Remembering the Steve Duchesne Goal

written by Ian C McLaren

On April 12th, 1997, Steve Duchesne scored the lone goal in a Senators victory that propelled them to the NHL playoffs for the first time since their return to the nation’s capital. Personally speaking, it was a goal that I will not soon forget, not only for its magnitude on my hometown, but also because I had the pleasure of being inside the arena formerly known as the Corel Centre that night.

Ottawa fans need no reminder that the modern day Sens were utterly terrible during their first few years back in the NHL. Up to that point, I can remember only one Senators victory that even came close to matching this one, which came over the Pens during their inaugural season.

senators logo 1992 - 1997The date was February 25, 1993, and it just so happened to be the first NHL regular season game that I ever attended. On that night, the Sens – in one of their only 10 wins that year – beat the eventual President’s Trophy winners from Pittsburgh by a score of 2-1 in front of an electric sold-out crowd of 10,449 at the Civic Centre. Granted, Mario Lemieux was out of the lineup at the time as he was battling Hodgkin’s Disease, and Jaromir Jagr was also not on the ice that night for whatever reason. The Penguins, however, were the defending Stanley Cup Champions, featured 3 other players who would go on to score 100+ points that year (Kevin Stevens, Rick Tocchet & Ron Francis), and would also win 56 games during that season (before being upset by the Islanders in the playoffs). Needless to say this was a monumental victory for a team in its first year. Ottawa got goals from Norm Maciver & Gord Dineen, Peter Sidorkiewicz stopped 38 of 39 shots, and it honestly felt like they had won the Cup that night.

Not a bad introduction to live NHL action, despite the fact the team remained pretty bad for a few more years.

In 1996, the hiring of Jacques Martin put the franchise on a more positive track, one that would carry them through to the beginning of the last lockout (and beyond, under new leadership). After an average start to the 1996-97 season, the Senators went on a tear through its last quarter, going 10-4-2, including a victory over the Red Wings on April 11th (courtesy of a late-game goal from then rookie defenceman Wade Redden) to set up a must-win situation for the regular season finale vs Buffalo.

Sensing that history could be made on that night, my Dad and I explored the possibility of getting tickets for the game. On the morning of, my Dad was able to secure 2 single tickets, in the same section but in different rows. This turned out to be a major coup, for after 55 minutes of some incredibly entertaining and nerve wracking back and forth between these two divisional rivals (which included Dominik Hasek getting caught behind the net and knocking the net off its moorings to prevent a goal), this happened:

The Senators website recently ran a feature on ‘Franchise Firsts‘, giving this moment its due as one of the more special moments in the club’s history.

Here’s how Duchesne himself described it:

After scoring that goal if I had run for mayor I would have had a chance You know I never kissed a guy before but I kissed a bunch of Senators that night and it was so much fun, we jumped all over the place.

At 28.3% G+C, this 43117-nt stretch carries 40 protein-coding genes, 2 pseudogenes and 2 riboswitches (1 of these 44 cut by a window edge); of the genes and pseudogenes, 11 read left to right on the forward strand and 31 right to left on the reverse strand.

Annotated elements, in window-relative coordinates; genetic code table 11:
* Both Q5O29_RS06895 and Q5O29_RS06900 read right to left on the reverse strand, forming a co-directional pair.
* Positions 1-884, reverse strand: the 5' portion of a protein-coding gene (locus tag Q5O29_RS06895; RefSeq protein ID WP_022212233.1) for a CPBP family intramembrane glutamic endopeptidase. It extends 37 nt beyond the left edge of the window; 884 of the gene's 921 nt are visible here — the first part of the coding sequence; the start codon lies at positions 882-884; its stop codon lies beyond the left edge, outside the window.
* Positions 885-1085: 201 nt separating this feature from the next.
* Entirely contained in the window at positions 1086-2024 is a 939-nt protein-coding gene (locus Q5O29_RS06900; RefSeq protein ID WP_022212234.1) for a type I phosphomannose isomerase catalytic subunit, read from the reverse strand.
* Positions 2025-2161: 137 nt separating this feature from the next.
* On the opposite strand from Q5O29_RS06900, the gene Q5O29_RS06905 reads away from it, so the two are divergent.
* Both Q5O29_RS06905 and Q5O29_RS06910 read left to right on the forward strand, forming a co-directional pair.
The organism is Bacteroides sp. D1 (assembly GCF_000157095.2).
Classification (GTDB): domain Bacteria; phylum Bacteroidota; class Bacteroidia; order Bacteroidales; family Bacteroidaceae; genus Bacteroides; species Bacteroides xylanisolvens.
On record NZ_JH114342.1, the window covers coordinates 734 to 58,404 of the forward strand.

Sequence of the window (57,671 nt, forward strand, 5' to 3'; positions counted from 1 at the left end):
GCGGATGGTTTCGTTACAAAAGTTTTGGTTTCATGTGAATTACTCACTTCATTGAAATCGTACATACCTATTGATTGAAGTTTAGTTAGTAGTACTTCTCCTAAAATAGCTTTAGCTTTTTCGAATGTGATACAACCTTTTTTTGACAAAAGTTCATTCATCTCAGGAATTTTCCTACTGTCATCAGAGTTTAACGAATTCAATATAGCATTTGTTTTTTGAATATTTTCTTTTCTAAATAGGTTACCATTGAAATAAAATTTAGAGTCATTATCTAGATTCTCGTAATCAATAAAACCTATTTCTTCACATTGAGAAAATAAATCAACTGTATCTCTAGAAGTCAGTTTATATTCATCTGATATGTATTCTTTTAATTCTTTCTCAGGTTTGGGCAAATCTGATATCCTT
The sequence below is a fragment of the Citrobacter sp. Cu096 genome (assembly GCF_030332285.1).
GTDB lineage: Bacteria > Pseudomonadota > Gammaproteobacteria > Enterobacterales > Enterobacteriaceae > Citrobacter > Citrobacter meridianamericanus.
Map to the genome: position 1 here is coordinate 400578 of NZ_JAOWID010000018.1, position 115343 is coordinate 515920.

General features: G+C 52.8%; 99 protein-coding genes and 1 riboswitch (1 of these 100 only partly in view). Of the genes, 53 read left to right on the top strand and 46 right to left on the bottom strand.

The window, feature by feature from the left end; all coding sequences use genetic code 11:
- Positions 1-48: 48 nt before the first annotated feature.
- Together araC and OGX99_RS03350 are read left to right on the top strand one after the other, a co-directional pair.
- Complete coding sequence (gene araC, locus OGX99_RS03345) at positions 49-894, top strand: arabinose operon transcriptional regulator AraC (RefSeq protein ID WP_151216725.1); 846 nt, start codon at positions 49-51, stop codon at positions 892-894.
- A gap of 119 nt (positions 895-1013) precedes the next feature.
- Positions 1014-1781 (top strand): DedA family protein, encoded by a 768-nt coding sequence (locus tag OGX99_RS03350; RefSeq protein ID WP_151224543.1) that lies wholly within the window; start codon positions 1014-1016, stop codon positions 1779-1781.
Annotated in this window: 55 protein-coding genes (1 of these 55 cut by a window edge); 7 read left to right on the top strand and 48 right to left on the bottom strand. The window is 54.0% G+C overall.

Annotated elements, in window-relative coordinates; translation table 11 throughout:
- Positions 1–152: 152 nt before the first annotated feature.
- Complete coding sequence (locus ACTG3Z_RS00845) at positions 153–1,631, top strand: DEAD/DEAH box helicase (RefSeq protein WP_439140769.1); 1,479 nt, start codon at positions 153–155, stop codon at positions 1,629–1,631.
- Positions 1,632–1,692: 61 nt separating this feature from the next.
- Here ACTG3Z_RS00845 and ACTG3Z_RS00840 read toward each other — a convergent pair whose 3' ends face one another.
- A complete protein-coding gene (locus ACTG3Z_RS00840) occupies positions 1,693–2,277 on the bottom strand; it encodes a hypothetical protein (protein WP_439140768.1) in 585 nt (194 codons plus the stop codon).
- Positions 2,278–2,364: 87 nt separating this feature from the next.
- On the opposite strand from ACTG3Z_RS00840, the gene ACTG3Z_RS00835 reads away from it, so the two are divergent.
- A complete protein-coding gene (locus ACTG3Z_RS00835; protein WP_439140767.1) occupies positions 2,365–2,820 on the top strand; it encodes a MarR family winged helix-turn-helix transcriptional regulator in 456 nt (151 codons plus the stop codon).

There’s no question that this goal sent the city into a frenzy (random smooches and/or otherwise), one that  carried into the first round of the playoffs against those same Sabres, a series that Buffalo eventually won in 7 crazy games.

Said Duchesne about that experience:

We should have beat them in the playoffs, too. I think we went seven games and it was great to see the confidence all of the young guys got during that year, especially the night that we won.

While this was the beginning of the rise of the Senators, it marked the end of Duchesne’s time in Ottawa. After setting a team record that year for most goals scored by a defenceman (19, later tied by Erik Karlsson in 2011-12), he was traded to St. Louis that summer, and went on to win a Stanley Cup with the Wings in 2002.

Even with that on his resume, Duchesne expresses fond memories of his run with the Sens:

Other than winning the cup, this is the most memorable thing in my career.

At such a time as this in the history of the NHL, this flashback is a memory of happier times. It hearkens back to when the Senators began their initial rise to the top of the standings, when they began to be taken seriously as a team to be reckoned with, albeit as a prelude to regular playoff disappointments. Coming off another somewhat unexpected playoff appearance where they pushed their opponents to 7 games, the current rebuilding phase should be continuing its escalation with another step forward in 2012-13, but with games now canceled up to the end of November, the future is stalled.

In the midst of all the negativity surrounding the current state of affairs, it’s good to be reminded about what we love so much about this game. Whatever happens moving forward, these kinds of moments can’t be taken away from us; a Dad and his son grabbing game day tickets for a truly great piece of Ottawa hockey history. Granted, qualifying for the playoffs is no large feat for more established teams, but given the context, it was, to steal a phrase from Ron Burgundy, kind of a big deal.

You don’t forget stuff like that, especially at age 16, a more formative and less cynical time of life : the crowd, the noise, the dancing, the hugs & high-fives with complete strangers. And it’s those special points in time that help to sustain a deep love for the game, at any level, through periods of indefinite NHL absence now semi-frequently imposed upon us.

Do-do-do-do yourself a favour and soak that video in one more time. It could be a while until something similar is experienced.